69. 69.
    Wasik MA, et al. Increased serum concentration of the soluble interleukin-2 receptor in cutaneous T-cell lymphoma. Clinical and prognostic implications. Arch Dermatol. 1996;132(1):42–7.PubMedCrossRefGoogle Scholar
  70. 70.
    Vowels BR, et al. Aberrant cytokine production by Sezary syndrome patients: cytokine secretion pattern resembles murine Th2 cells. J Invest Dermatol. 1992;99(1):90–4.PubMedCrossRefGoogle Scholar
  71. 71.
    Vowels BR, et al. Th2 cytokine mRNA expression in skin in cutaneous T-cell lymphoma. J Invest Dermatol. 1994;103(5):669–73.PubMedCrossRefGoogle Scholar
  72. 72.
    Asadullah K, et al. Progression of mycosis fungoides is associated with increasing cutaneous expression of interleukin-10 mRNA. J Invest Dermatol. 1996;107(6):833–7.PubMedCrossRefGoogle Scholar
  73. 73.
    Hoppe RT, et al. CD8-positive tumor-infiltrating lymphocytes influence the long-term survival of patients with mycosis fungoides. J Am Acad Dermatol. 1995;32(3):448–53.PubMedCrossRefGoogle Scholar
  74. 74.
    Zackheim HS, et al. Psoriasiform mycosis fungoides with fatal outcome after treatment with cyclosporine. J Am Acad Dermatol. 2002;47(1):155–7.PubMedCrossRefGoogle Scholar
  75. 75.
    Wysocka M, et al. Sezary syndrome patients demonstrate a defect in dendritic cell populations: effects of CD40 ligand and treatment with GM-CSF on dendritic cell numbers and the production of cytokines. Blood. 2002;100(9):3287–94.PubMedCrossRefGoogle Scholar
  76. 76.
    Yamanaka K, et al. Expression of interleukin-18 and caspase-1 in cutaneous T-cell lymphoma. Clin Cancer Res. 2006;12(2):376–82.PubMedCrossRefGoogle Scholar
  77. 77.
    Berger CL, Tigelaar R, Cohen J, Mariwalla K, Trinh J, Wang N, et al. Cutaneous T-cell lymphoma: malignant proliferation of T-regulatory cells. Blood. 2005 Feb 15;105(4):1640–7. PubMed PMID: 15514008.Google Scholar
  78. 78.
    Walsh PT, et al. A role for regulatory T cells in cutaneous T-Cell lymphoma; induction of a CD4 + CD25 + Foxp3+ T-cell phenotype associated with HTLV-1 infection. J Invest Dermatol. 2006;126(3):690–2.PubMedCrossRefGoogle Scholar
  79. 79.
    Wong HK, et al. Increased expression of CTLA-4 in malignant T-cells from patients with mycosis fungoides – cutaneous T cell lymphoma. J Invest Dermatol. 2006;126(1):212–9.PubMedCrossRefGoogle Scholar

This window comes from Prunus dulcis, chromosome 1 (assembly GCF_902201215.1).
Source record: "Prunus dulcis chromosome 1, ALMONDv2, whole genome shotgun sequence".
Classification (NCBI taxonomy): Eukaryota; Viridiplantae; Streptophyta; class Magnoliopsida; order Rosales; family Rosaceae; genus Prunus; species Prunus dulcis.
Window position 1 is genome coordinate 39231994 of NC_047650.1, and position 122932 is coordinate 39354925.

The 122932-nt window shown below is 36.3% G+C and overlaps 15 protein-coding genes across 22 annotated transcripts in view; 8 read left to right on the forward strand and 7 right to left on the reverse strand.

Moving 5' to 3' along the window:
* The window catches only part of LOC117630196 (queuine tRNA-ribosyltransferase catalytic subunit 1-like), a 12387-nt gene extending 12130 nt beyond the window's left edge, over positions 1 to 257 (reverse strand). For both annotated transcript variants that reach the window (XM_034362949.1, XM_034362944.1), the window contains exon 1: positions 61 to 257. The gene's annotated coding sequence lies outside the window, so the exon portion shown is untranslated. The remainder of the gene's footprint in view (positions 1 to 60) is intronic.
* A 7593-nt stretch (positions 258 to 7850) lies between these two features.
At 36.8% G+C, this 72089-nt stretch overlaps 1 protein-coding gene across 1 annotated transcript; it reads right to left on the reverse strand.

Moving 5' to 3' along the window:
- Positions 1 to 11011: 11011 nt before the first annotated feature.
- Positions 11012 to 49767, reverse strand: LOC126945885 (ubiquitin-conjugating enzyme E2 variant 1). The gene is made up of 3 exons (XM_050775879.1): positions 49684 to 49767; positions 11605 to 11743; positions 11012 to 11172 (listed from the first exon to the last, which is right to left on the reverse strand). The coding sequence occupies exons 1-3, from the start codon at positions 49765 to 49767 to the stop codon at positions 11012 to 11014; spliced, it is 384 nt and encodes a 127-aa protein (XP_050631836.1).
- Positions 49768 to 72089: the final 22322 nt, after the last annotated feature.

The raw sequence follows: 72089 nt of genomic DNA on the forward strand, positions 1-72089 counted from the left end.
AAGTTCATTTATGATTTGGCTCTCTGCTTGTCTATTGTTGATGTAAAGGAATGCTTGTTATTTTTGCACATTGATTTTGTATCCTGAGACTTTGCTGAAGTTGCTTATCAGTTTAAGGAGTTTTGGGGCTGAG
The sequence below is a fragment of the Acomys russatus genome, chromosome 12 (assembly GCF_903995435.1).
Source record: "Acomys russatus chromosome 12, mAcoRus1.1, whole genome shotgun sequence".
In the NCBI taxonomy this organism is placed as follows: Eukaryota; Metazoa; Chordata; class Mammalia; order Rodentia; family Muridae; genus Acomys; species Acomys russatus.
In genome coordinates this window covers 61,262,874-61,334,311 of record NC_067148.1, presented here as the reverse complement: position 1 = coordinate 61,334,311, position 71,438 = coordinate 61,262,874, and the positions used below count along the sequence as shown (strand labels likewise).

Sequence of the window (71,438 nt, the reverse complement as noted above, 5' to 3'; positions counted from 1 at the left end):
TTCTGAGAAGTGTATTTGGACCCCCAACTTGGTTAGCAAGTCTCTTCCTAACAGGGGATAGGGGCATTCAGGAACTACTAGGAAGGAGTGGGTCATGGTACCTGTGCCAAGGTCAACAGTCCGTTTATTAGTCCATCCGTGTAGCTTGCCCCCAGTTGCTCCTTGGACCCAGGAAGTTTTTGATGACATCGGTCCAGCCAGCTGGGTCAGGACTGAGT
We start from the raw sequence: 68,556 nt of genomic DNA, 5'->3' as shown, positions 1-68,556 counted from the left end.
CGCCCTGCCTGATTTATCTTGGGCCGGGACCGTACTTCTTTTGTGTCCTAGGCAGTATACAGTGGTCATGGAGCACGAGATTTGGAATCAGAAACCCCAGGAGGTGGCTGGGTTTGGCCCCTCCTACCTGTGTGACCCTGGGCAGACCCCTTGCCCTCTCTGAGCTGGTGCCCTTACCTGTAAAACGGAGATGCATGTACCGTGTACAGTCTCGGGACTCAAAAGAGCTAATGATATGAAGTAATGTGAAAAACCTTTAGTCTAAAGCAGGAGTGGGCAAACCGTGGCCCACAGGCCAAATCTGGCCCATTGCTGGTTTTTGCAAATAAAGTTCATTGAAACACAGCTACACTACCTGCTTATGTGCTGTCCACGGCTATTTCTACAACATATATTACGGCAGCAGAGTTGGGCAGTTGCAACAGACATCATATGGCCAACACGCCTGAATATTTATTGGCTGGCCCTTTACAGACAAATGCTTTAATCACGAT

80. 80.
    Tiemessen MM, et al. Lack of suppressive CD4 + CD25 + FOXP3+ T cells in advanced stages of primary cutaneous T-cell lymphoma. J Invest Dermatol. 2006;126(10):2217–23.PubMedPubMedCentralCrossRefGoogle Scholar
  81. 81.
    Yamano Y, et al. Virus-induced dysfunction of CD4 + CD25+ T cells in patients with HTLV-I-associated neuroimmunological disease. J Clin Invest. 2005;115(5):1361–8.PubMedPubMedCentralCrossRefGoogle Scholar
  82. 82.
    French LE, et al. Impaired CD40L signaling is a cause of defective IL-12 and TNF-{alpha} production in Sezary syndrome: circumvention by hexameric soluble CD40L. Blood. 2005;105(1):219–25.PubMedCrossRefGoogle Scholar
  83. 83.
    Yawalkar N, et al. Profound loss of T-cell receptor repertoire complexity in cutaneous T-cell lymphoma. Blood. 2003;102(12):4059–66.PubMedCrossRefGoogle Scholar
  84. 84.
    Yamanaka K, et al. Decreased T-cell receptor excision circles in cutaneous T-cell lymphoma. Clin Cancer Res. 2005;11(16):5748–55.PubMedCrossRefGoogle Scholar
  85. 85.
    Yoo EK, et al. Complete molecular remission during biologic response modifier therapy for Sezary syndrome is associated with enhanced helper T type 1 cytokine production and natural killer cell activity. J Am Acad Dermatol. 2001;45(2):208–16.PubMedCrossRefGoogle Scholar
  86. 86.
    Wysocka M, et al. Enhancement of the host immune responses in cutaneous T-cell lymphoma by CpG oligodeoxynucleotides and IL-15. Blood. 2004;104(13):4142–9.PubMedCrossRefGoogle Scholar
  87. 87.
    Goldgeier MH, et al. An unusual and fatal case of disseminated cutaneous herpes simplex. Infection in a patient with cutaneous T cell lymphoma (mycosis fungoides). J Am Acad Dermatol. 1981;4(2):176–80.PubMedCrossRefGoogle Scholar
  88. 88.
    Lee J, et al. Progressive multifocal leukoencephalopathy (JC virus) in a patient with advanced mycosis fungoides. J Am Acad Dermatol (submitted). 2007.Google Scholar